Swedes have a reputation for seeking consensus and that happens mostly through meetings. Every year I spend over 330 hours in meetings (that’s equal to two weeks straight, day and night). Here I share my top observations about the meetings that went really well.

This could easily be a 50 item list that no one reads but for the sake of simplicity let’s stick to 7:

  1. Give as much information as possible beforehand

The first and most important rule for a successful meeting is preparation. Make sure to include as much information about the meeting as possible. Outlook, Google Calendar, Mac OS X Calendar, and pretty much all decent scheduling software have a description field that allows adding more information, attaching documents and even adding maps.

You must absolutely motivate “WHY”.

Do people read it? Some do and some don’t but in the next tip, you’re gonna make sure they’ll get used to check it out!

2. Brief the agenda at the start of the meeting

It is extremely important to sync everyone at the start of the meeting. Not everyone is thinking about your meeting all the time. People have busy lives. Do yourself a favour and explicitly set the agenda for the meeting. This has two benefits:

  1. Ignites people’s thought process from the very beginning
  2. Draws some borders on the scope of the meeting in order to avoid irrelevant side discussions.

It is best to briefly reference the meeting description in the agenda talk:

Today we are going to talk about our application framework based on the proposal that was attached to the meeting notes.

You want the audience to be focused on the topic that is being discussed in the meeting. 60 seconds of agenda talk does it. Meetings are paid time so they deserve the same treatment you give to money.

3. Keep to the scheduled time

Never ever be late to a meeting. Never ever let the meeting run over time. Never ever repeat the meeting for those who are late. If someone has a habit of being late, he’ll think twice knowing that you’ll not be irregular. Having said that, it helps to schedule the meeting 5 minute after a full hour (for the people who have to run from another meeting or those whose bladder is equipped with a digital clock). For example 15:05 or 09:35 would be great, and it would be nice to finish 5 minutes before like 15:55 or 9:55.

Allocate only as much time as is really needed. Time is money. People are going to be paid when they are in the meetings! Decide how much time is the meeting topic worth and don’t overspend. If a topic needs 40 minutes to discuss, don’t schedule a meeting for 1 hour just because it’s lazy to do it in Outlook!

Fund your meeting: calculate how much the meeting costs the company in terms of salary. Then treat that time like it was being paid from your own salary.

Some smart devs have made a really cute web page that keeps counting the meeting cost on the projector. Give it a try, it’s fun: http://meetingcost.io/

4. Stay focused on the topic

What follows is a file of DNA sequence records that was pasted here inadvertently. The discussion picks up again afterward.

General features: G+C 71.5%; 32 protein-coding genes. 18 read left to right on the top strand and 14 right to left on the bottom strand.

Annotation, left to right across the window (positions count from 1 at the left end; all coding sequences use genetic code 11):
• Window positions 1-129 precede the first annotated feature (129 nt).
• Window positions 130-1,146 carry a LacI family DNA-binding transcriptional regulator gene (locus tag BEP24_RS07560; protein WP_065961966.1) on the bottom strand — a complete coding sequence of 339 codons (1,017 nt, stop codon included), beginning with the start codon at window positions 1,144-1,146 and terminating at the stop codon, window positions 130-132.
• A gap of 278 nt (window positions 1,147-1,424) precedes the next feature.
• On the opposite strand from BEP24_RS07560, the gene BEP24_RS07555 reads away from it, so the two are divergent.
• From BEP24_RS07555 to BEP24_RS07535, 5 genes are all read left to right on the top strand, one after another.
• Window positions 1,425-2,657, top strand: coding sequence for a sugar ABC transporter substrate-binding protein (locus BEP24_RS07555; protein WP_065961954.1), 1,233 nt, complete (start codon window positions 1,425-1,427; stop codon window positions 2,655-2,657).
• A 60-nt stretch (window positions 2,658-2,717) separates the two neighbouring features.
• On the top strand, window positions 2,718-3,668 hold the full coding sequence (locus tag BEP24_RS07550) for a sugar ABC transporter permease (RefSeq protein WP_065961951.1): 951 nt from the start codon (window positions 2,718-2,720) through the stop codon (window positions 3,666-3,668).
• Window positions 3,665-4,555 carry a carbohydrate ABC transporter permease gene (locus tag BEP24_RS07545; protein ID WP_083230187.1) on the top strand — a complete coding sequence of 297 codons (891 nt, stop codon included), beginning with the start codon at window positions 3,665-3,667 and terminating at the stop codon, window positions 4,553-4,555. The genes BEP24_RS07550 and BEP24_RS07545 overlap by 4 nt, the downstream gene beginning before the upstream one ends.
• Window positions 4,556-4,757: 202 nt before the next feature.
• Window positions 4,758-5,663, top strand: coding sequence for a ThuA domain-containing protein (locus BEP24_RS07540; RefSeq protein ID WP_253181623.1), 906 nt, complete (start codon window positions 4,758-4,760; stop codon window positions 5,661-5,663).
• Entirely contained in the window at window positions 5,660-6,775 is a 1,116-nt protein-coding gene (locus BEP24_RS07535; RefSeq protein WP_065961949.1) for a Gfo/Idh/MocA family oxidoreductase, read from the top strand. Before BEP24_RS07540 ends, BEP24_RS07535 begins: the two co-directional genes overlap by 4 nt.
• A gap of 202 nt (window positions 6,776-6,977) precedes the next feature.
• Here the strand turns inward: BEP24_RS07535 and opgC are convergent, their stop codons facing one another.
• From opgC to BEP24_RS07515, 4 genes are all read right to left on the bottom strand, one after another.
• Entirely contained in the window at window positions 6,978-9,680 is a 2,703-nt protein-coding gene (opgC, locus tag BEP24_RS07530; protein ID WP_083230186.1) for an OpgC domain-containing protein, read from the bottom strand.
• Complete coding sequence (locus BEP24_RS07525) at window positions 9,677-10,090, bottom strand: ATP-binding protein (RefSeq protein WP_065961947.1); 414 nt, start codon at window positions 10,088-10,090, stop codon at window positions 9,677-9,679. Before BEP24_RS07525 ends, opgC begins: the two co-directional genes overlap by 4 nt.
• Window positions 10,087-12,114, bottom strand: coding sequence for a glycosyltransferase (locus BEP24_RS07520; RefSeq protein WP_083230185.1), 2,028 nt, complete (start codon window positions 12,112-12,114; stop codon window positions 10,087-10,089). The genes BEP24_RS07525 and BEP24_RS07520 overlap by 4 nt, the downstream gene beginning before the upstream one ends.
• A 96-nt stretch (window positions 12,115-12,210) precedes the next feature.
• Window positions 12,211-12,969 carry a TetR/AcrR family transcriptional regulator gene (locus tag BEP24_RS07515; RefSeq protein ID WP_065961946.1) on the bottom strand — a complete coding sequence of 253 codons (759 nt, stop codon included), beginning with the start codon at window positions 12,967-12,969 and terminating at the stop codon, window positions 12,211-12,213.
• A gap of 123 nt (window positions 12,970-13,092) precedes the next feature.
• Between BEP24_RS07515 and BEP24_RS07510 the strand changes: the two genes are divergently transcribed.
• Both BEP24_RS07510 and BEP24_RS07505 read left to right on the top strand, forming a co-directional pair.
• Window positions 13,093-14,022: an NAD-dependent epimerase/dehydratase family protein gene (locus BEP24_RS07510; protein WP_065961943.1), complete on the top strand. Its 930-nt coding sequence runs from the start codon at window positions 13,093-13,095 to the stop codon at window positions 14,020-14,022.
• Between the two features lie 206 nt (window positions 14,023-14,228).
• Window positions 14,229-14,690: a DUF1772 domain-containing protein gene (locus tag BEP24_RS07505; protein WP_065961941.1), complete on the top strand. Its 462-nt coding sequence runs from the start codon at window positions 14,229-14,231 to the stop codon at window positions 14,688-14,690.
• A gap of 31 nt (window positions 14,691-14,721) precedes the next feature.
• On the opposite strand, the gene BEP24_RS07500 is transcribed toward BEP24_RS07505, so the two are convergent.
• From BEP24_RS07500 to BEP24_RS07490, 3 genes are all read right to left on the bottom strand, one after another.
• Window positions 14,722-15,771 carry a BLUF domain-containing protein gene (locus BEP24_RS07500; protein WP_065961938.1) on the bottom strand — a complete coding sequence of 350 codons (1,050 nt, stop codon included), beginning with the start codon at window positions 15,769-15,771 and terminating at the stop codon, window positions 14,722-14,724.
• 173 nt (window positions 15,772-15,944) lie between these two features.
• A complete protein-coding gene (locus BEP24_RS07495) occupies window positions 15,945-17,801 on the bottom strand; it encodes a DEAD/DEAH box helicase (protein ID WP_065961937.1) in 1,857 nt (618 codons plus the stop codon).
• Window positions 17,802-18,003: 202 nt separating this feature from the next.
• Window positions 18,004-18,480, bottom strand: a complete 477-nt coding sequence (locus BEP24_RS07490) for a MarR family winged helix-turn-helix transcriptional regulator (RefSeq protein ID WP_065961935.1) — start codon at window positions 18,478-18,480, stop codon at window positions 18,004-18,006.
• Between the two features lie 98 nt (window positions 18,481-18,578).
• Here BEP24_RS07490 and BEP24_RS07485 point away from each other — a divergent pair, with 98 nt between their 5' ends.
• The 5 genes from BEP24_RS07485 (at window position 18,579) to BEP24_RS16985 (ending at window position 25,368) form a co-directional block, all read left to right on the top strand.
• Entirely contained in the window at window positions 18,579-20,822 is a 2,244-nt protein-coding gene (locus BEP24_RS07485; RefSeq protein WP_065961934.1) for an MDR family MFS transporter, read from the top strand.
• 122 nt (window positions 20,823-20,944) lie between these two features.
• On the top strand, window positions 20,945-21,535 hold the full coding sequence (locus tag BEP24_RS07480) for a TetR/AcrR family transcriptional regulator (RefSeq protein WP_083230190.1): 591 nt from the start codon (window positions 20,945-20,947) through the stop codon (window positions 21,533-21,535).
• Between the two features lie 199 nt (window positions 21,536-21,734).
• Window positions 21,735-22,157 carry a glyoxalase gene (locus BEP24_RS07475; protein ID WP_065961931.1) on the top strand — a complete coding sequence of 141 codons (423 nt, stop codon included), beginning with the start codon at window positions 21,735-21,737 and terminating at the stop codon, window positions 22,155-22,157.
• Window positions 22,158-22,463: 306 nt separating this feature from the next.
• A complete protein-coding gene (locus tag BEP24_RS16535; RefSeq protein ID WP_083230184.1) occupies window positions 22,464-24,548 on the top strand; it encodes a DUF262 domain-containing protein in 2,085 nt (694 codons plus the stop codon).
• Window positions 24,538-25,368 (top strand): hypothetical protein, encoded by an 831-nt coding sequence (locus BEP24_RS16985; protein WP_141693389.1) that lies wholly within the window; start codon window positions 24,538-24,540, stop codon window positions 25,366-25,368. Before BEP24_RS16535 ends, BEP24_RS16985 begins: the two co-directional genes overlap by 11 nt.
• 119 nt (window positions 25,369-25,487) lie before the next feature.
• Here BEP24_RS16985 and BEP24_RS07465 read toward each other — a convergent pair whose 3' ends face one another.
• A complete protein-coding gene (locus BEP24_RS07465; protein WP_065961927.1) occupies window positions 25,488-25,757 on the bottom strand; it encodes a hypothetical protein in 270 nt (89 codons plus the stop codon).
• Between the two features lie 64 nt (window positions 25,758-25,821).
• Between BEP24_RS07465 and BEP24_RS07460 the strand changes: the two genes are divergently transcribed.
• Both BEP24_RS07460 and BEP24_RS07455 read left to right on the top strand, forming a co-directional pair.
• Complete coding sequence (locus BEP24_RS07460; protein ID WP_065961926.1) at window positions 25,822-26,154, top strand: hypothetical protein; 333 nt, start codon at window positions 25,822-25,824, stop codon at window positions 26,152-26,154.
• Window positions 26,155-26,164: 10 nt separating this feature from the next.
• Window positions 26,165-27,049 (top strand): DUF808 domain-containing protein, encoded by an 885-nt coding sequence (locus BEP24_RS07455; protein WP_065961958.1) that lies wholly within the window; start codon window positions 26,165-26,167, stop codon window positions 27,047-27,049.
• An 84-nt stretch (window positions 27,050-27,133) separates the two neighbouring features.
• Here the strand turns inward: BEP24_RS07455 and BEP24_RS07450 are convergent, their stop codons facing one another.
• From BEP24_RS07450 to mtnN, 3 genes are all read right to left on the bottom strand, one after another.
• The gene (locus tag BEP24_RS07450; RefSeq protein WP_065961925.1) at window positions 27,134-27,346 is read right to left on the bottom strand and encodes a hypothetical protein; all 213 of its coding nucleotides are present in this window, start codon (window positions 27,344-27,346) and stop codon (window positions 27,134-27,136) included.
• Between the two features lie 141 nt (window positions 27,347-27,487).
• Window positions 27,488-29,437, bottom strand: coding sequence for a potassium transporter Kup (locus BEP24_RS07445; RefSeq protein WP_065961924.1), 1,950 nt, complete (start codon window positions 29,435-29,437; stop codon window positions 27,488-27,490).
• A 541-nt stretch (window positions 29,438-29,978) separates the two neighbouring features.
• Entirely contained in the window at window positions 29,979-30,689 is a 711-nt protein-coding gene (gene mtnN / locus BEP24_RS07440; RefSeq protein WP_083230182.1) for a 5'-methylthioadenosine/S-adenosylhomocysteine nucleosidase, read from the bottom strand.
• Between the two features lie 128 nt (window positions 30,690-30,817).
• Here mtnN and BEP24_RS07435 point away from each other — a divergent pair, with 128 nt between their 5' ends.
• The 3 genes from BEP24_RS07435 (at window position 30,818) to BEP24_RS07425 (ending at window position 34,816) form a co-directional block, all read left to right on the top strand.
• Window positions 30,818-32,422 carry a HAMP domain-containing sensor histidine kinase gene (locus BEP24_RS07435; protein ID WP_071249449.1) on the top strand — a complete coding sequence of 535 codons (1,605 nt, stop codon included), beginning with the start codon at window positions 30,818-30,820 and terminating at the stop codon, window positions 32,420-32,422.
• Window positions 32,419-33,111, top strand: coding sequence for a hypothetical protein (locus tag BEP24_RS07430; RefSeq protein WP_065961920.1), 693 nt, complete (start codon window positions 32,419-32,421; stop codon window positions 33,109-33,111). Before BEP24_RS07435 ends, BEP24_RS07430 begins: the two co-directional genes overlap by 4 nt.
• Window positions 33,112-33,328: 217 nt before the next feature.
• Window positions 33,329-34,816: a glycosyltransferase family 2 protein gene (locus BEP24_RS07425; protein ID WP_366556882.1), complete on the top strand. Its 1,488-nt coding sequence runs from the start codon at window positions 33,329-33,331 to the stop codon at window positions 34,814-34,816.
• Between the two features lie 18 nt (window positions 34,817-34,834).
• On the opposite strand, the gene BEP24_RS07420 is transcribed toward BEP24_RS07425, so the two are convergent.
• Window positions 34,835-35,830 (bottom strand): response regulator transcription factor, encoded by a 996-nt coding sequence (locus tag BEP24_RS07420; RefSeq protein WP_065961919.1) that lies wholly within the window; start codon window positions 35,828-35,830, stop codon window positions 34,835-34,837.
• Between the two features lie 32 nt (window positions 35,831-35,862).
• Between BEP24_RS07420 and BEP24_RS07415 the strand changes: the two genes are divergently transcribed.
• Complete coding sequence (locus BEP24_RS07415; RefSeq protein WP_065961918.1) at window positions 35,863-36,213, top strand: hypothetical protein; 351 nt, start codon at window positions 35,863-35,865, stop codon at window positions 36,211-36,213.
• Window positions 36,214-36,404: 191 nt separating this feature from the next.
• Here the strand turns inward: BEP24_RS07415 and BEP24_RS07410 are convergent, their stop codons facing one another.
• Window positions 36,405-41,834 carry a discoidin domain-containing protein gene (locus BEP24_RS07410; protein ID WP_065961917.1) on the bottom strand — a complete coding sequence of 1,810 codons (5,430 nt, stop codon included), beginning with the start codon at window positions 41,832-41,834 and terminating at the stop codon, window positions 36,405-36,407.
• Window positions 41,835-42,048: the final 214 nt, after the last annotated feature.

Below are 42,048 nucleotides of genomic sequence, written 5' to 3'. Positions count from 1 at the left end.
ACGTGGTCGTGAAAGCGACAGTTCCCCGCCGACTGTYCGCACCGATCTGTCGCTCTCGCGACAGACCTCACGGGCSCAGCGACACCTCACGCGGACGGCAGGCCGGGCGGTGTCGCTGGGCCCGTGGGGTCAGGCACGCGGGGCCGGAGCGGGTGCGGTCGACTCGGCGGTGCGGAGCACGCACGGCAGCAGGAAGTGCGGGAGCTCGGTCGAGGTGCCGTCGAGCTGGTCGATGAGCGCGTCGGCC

There are always people who have an ego bigger than their chair and people who just wake up in the middle of the meeting and want to contribute to prove they were not day dreaming! In fact there’s always going to be off topic discussions in every meeting. It’s your job to guard the meeting by moderating it. I really like the idea of the parking lot. It basically means you “park” the irrelevant ideas and promise to bring them up in another meeting with the right audience.

Be aware of the Parkinson’s law of triviality and shy away from any topic that is off topic.

5. Only invite necessary people

People’s time costs money. The more people you invite to a meeting, the more it costs the company. Unless you hate your company (then why would you work there?) make sure you invite the least number of people who should be there. Are you gonna make a decision about back end? Don’t invite the marketing people! Or invite them optionally and inform them about the agenda in the meeting description.

Ever seen people playing with their phone while you present? Those are the people who shouldn’t be invited again because obviously they are not interested. Talk to them outside the meeting and frankly ask them why their phone was more attractive than your presentation. Maybe there’s a tip for improvement for your leadership skills. Don’t miss that.

Also the more people you invite, the more opinions and idea-clashes will happen. The equation is simple:

more people→more noise →longer session →more expensive meeting

Making sure to invite the right people is as important as focusing on the right topic. Never ever force people to join a meeting. This might work in The Republic of Wadiya but most people just loose interest the moment they’re forced to do something!

6. Cut the bullshit

No one wants to hear bullshit. If someone tries to steal the show and make the meeting about themselves, don’t be shy to say:

Let’s hear what other people think about the topic.

Same goes with the advanced inspector who asks too many questions trying to look smart. Others might be silent but they’ll hate you for your lack of respect for their time. Say something along the lines of: